Prevalence of benign gastric polyps in a large pathology database

Amnon Sonnenberg, Robert M. Genta

Research output: Contribution to journalArticlepeer-review

38 Scopus citations


Aims: The aim of the study was to utilize a large national histopathology database for the analysis of the clinical epidemiology of gastric polyps. Methods: In a case-control study, 71,575 case subjects with gastric polyps were compared to 741,351 control subjects without gastric polyps. Results: Of all patients, 7.72% harboured fundic gland polyps, 1.79% gastric hyperplastic polyps, 0.09% gastric adenomas, and 0.06% type I neuroendocrine tumours. All types showed a clear-cut age-dependent rise. Reflux disease was significantly more common in patients with fundic gland polyps and significantly less common in patients with gastric adenomas or neuroendocrine tumours. Anaemia was more common in patients with gastric hyperplastic polyps, gastric adenomas, or neuroendocrine tumours. Helicobacter pylori was found significantly less frequently in all subjects with gastric polyps than in controls. Intestinal metaplasia and gastric atrophy were both more common in gastric adenoma and neuroendocrine tumours and less common in fundic gland polyps than in controls. Different polyp types tended to coincide in the same patients. Conclusions: Gastric hyperplastic polyps appeared to mark the beginning of a progression from chronic gastritis to intestinal metaplasia and gastric atrophy, which leads to diminished gastric acid output and increased gastrin secretion. Gastric adenoma and neuroendocrine tumours reflect later stages of this process.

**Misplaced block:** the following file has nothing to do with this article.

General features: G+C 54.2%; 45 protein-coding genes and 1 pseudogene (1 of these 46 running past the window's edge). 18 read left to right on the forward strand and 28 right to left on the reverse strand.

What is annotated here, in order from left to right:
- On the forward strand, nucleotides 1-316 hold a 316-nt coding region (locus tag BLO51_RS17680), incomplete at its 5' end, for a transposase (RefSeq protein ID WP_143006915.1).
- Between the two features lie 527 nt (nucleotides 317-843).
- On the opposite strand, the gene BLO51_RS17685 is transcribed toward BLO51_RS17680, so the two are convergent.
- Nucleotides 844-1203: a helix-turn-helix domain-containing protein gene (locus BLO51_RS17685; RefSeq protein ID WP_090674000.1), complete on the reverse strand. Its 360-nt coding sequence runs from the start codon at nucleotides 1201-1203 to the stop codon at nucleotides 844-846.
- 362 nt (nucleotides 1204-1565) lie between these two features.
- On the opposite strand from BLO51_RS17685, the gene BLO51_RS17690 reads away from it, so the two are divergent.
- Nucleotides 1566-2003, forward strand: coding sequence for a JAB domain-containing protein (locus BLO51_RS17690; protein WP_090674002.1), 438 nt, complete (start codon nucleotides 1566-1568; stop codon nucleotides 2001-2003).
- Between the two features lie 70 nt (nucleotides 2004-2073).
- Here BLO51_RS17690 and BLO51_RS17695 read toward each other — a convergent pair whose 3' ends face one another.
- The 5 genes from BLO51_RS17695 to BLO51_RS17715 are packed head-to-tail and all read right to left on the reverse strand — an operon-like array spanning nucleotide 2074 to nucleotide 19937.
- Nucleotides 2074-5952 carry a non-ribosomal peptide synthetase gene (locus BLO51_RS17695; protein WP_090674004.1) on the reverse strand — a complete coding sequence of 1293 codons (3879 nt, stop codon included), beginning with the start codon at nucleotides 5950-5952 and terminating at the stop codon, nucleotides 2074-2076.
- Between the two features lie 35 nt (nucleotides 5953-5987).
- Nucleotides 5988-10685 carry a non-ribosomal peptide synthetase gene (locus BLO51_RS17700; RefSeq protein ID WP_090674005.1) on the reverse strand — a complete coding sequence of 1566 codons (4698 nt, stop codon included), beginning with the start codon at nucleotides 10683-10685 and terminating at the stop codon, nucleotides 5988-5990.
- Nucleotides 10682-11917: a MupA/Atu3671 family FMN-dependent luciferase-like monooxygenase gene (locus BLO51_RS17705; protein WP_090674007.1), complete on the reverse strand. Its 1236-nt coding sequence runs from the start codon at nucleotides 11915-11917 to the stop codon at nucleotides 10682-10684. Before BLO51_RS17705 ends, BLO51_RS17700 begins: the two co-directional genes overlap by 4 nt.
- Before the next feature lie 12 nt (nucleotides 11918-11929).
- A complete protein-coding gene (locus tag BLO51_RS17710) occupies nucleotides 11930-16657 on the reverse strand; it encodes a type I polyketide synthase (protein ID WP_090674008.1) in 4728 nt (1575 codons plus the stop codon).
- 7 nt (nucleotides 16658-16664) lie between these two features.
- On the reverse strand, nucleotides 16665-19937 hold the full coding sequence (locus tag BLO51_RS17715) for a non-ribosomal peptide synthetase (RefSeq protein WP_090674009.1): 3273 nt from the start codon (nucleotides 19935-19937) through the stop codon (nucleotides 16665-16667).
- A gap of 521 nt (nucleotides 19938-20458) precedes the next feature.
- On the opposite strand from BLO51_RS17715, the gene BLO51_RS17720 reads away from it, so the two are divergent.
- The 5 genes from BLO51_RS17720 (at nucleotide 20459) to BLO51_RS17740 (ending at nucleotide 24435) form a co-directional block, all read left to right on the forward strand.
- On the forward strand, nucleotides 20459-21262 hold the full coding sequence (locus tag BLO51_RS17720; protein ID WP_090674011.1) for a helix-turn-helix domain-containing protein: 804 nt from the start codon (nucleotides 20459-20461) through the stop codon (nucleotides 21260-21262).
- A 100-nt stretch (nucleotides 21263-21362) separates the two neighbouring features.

Original languageEnglish (US)
Pages (from-to)164-169
Number of pages6
JournalDigestive and Liver Disease
Issue number2
StatePublished - Feb 1 2015


  • Epidemiology
  • Fundic gland polyps
  • Gastric adenomas
  • Gastric atrophy
  • Gastric hyperplastic polyps
  • Gastric neuroendocrine tumours
  • Intestinal metaplasia

ASJC Scopus subject areas

  • Hepatology
  • Gastroenterology


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